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A bivariate model of Fed and ECB main policy rates

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  • Chiara Scotti

Abstract

This paper studies when and by how much the Fed and the ECB change their target interest rates. I develop a new nonlinear bivariate framework, which allows for elaborate dynamics and potential interdependence between the two countries, as opposed to linear feedback rules, such as a Taylor rule, and I use a novel real-time data set. A Bayesian estimation approach is particularly well suited to the small data sample. Empirical results support synchronization between the central banks and non-zero correlation between magnitude shocks, but they do not support follower behavior. Institutional factors and inflation represent relevant variables for timing decisions of both banks. Inflation rates are important factors for magnitude decisions, while output plays a major role in US magnitude decisions.

Suggested Citation

  • Chiara Scotti, 2006. "A bivariate model of Fed and ECB main policy rates," International Finance Discussion Papers 875, Board of Governors of the Federal Reserve System (U.S.).
  • Handle: RePEc:fip:fedgif:875
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    References listed on IDEAS

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    Cited by:

    1. Jinjarak, Yothin, 2014. "Equity prices and financial globalization," International Review of Financial Analysis, Elsevier, vol. 33(C), pages 49-57.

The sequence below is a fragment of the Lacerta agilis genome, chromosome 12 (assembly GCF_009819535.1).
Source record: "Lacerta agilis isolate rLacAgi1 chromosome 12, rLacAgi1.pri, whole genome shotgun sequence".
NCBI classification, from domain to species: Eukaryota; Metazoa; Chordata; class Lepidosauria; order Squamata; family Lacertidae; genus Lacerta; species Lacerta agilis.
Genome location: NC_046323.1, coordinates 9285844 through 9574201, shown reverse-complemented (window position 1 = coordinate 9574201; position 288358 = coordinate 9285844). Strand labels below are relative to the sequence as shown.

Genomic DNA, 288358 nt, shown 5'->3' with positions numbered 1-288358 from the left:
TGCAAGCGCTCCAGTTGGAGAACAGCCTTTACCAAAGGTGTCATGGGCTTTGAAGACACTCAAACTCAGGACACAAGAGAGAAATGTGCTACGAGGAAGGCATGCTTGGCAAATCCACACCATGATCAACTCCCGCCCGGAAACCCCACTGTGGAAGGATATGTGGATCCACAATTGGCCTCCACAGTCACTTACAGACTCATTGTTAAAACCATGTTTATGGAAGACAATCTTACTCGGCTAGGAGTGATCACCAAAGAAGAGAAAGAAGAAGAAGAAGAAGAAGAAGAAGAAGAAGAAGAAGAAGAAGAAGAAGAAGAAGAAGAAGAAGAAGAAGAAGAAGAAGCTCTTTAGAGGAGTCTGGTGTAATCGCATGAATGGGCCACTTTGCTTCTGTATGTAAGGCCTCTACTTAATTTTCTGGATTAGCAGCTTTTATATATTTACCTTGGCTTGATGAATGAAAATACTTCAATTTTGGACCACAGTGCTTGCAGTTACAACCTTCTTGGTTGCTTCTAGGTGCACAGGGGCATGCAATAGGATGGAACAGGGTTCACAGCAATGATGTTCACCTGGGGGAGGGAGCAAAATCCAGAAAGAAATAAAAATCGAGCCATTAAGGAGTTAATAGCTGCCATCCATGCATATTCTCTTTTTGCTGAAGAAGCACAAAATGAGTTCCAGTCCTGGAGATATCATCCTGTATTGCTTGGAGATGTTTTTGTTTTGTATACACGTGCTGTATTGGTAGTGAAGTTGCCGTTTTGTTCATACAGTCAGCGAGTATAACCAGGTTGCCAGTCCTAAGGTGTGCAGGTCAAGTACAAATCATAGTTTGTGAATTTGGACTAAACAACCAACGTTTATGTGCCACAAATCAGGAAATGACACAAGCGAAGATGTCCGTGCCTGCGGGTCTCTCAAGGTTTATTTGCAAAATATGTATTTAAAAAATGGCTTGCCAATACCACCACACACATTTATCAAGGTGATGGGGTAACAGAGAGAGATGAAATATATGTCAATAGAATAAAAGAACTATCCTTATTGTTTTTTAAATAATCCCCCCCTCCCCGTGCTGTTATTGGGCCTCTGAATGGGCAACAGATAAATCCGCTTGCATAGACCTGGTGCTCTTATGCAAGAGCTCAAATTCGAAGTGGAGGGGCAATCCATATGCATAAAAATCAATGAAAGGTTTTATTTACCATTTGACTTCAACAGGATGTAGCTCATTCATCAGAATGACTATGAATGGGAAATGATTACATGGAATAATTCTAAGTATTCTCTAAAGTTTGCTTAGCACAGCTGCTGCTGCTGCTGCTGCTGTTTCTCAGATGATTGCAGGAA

2. Arouri, Mohamed & Jawadi, Fredj & Nguyen, Duc Khuong, 2013. "What can we tell about monetary policy synchronization and interdependence over the 2007–2009 global financial crisis?," Journal of Macroeconomics, Elsevier, vol. 36(C), pages 175-187.
    3. Martin Mandler, 2010. "Explaining ECB and FED interest rate correlation: Economic interdependence and optimal monetary policy," MAGKS Papers on Economics 201025, Philipps-Universität Marburg, Faculty of Business Administration and Economics, Department of Economics (Volkswirtschaftliche Abteilung).
    4. William H. Greene & David A. Hensher, 2008. "Modeling Ordered Choices: A Primer and Recent Developments," Working Papers 08-26, New York University, Leonard N. Stern School of Business, Department of Economics.

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    Keywords

    Monetary policy ; Interest rates ; Federal funds rate ; Econometric models;

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